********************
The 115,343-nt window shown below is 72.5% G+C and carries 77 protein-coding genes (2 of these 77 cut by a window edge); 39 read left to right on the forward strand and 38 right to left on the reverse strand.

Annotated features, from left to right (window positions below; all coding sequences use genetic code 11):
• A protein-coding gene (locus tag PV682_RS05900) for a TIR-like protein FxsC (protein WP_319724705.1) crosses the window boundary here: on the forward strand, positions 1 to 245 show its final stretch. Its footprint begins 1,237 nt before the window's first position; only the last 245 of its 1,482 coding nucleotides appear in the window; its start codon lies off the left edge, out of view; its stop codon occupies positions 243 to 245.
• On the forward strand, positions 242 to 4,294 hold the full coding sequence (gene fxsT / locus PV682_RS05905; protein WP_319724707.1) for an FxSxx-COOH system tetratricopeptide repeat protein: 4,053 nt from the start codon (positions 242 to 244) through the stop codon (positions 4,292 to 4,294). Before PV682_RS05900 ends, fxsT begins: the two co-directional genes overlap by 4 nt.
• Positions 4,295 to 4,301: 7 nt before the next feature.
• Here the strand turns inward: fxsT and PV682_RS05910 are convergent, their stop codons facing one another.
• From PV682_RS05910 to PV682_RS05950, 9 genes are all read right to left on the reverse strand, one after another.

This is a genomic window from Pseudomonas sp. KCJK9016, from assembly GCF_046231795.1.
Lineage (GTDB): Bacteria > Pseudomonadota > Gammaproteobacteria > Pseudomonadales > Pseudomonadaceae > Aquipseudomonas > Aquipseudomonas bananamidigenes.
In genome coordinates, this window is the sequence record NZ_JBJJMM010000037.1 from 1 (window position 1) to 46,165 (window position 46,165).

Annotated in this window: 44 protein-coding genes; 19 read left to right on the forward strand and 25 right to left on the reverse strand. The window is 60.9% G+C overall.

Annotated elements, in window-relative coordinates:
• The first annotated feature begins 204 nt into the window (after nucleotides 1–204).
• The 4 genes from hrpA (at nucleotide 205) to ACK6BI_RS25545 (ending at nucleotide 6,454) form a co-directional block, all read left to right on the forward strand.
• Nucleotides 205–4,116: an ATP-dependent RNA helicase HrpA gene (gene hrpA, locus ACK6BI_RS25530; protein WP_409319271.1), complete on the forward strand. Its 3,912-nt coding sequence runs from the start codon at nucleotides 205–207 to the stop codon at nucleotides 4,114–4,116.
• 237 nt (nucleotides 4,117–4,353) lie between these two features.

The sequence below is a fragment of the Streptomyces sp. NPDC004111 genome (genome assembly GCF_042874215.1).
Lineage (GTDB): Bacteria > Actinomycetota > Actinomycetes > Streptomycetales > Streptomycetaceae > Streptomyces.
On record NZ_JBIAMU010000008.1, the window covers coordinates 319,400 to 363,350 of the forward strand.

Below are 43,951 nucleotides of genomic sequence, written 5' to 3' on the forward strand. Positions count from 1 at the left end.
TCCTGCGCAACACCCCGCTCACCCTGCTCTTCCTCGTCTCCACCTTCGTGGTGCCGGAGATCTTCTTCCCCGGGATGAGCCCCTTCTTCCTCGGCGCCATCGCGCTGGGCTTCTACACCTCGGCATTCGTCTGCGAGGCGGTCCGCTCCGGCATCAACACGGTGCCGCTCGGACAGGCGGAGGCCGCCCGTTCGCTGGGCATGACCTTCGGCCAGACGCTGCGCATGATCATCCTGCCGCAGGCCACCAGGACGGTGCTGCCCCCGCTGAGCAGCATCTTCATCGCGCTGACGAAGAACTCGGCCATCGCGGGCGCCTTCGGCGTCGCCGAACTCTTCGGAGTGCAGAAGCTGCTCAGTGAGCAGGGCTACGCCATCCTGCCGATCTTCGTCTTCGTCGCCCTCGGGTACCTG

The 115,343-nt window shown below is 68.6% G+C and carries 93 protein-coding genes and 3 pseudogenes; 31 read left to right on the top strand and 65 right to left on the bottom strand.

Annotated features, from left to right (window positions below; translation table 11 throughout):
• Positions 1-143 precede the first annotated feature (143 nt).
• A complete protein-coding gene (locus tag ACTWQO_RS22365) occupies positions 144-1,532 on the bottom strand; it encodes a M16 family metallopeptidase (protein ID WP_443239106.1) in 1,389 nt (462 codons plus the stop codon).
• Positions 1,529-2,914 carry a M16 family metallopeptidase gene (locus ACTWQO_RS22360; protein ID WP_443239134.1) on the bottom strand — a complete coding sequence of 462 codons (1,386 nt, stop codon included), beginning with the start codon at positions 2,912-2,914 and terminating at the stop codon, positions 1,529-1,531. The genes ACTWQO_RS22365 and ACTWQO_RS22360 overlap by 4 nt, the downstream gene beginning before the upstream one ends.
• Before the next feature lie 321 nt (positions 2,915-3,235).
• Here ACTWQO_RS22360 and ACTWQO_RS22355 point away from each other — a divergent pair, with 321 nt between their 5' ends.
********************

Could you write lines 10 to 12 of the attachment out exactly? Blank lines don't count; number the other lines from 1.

In genome coordinates, this window is the sequence record NZ_JBJJMM010000037.1 from 1 (window position 1) to 46,165 (window position 46,165).

Annotated in this window: 44 protein-coding genes; 19 read left to right on the forward strand and 25 right to left on the reverse strand. The window is 60.9% G+C overall.

Annotated elements, in window-relative coordinates: